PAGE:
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Publication numberUS5575865 A
Publication typeGrant
Application numberUS 08/409,918
Publication dateNov 19, 1996
Filing dateMar 24, 1995
Priority dateApr 10, 1991
Fee statusLapsed
Also published asCA2065694A1, DE4111701A1, EP0508306A1
Publication number08409918, 409918, US 5575865 A, US 5575865A, US-A-5575865, US5575865 A, US5575865A
InventorsRainer Isenberg, Wolfgang Hoffmann, Rudolf Reinecke, Hans W. Herr
Original AssigneeItw Befestigungssysteme Gmbh, Eibach Oberflachentechnik Gmbh, Rudolf Reinecke
Export CitationBiBTeX, EndNote, RefMan
External Links: USPTO, USPTO Assignment, Espacenet
Process for coating a workpiece of steel with an anti-corrosive agent
US 5575865 A
Abstract
A process for coating a workpiece of steel with an anti-corrosive agent, comprising the steps of providing the surface of the workpiece with a chemo-mechanical layer, and chromatizing the chemo-mechanical layer, and characterized by the steps of providing the chromated layer with a further layer containing metallic components and organic binding agents, and curing the further layer by a heat treatment.
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Claims(28)
We claim:
1. A process for coating a workpiece of steel with an anti-corrosive agent, comprising the steps of:
providing the surface of said workpiece with a chemo-mechanical layer which includes a galvanized component selected from the group of zinc, tin, aluminum, and cadmium;
chromatizing said chemo-mechanical layer;
providing said chromated layer with a further layer containing predominantly metallic components, resinous organic binding agents, and a solvent;
curing said further layer by means of a heat treatment comprising heating of said further layer upon said coated workpiece to a temperature level of approximately 200 C. for approximately 15-20 minutes so as to cause volatilization of said solvent and cross-linking of said resin components whereby said cured further layer forms an inorganic layer substantially comprising metallic components and resinous binders; and
providing said cured further layer with an organic top layer.
2. The process according to claim 1, wherein:
said organic top layer contains a lubricant.
3. The process according to claim 1, wherein the chromated layer contains a chrome yellow.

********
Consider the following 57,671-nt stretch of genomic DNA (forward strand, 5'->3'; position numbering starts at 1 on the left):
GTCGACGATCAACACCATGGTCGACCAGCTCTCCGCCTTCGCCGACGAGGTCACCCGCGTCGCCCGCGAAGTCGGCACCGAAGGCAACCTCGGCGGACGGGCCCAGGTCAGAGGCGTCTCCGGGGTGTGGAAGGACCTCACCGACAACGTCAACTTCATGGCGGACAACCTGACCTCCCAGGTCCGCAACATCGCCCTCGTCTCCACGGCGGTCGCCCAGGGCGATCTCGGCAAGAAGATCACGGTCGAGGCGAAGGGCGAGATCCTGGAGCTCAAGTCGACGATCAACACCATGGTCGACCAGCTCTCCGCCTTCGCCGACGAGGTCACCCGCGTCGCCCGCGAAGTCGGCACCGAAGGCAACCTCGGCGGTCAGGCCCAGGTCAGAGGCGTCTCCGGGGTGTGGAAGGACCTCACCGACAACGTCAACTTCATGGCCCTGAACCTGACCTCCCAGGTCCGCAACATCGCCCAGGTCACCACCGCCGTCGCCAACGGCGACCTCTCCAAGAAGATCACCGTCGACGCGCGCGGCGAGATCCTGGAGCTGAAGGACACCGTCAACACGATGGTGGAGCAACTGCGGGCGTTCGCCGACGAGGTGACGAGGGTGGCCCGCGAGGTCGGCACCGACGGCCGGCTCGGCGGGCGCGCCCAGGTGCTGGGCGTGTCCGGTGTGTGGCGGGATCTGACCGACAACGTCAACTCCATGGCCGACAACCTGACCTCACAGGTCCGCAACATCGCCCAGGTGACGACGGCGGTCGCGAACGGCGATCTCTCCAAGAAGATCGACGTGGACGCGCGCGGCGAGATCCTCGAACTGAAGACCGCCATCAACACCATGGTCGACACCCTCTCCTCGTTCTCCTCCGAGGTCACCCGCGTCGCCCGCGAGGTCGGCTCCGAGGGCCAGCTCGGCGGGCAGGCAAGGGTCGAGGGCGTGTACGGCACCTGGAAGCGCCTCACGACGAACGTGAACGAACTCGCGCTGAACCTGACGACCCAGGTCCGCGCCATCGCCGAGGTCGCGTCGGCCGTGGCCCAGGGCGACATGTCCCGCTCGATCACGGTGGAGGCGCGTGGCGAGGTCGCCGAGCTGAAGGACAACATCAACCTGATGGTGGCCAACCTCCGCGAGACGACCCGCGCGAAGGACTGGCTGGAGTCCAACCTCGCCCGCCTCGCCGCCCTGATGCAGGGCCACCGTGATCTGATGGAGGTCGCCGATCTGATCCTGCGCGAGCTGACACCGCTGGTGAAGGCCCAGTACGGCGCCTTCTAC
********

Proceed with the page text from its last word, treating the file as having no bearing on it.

4. The process according to claim 1, wherein:
said chromated layer is applied as an extremely thin layer which is nevertheless resistant against wiping.
5. The process according to claim 1, wherein the chromatizing step is performed by using a chromate compound dissolved in an aqueous suspension.
6. The process according to claim 1, wherein the further layer contains zinc, about 85%, and aluminum, about 2 to 3%, or similar metals.
7. The process according to claim 1, wherein the further layer contains a solvent, about 10%, and a binding agent, about 5%.
8. The process according to claim 1, wherein the organic top layer contains an organic binding agent, a solvent, about 45 to 50%, and pigments.
9. The process according to claim 1, wherein the process is applied to means of construction comprising fasteners.
10. A process for coating a workpiece of steel with an anti-corrosive agent, comprising the steps of:
providing the surface of said workpiece with a chemo-mechaical layer which includes a galvanized component selected from the group of zinc, tin, aluminum, and cadmium;
chromatizing said chemo-mechanical layer;
providing said chromated layer with an adhering agent based upon water-soluble organic resins;
providing said chromated layer, with said adhering agent, with a further layer containing predominantly metallic components, resinous organic binding agents, and a solvent;
curing said further layer by means of a heat treatment comprising heating of said further layer upon said coated workpiece to a temperature level of approximately 200 C. for approximately 15-20 minutes so as to cause volatilization of said solvent and cross-linking of said resin components whereby said cured further layer forms an inorganic layer substantially comprising metallic components and resinous binders; and
providing said cured further layer with an organic top layer.
11. The process as set forth in claim 1, wherein: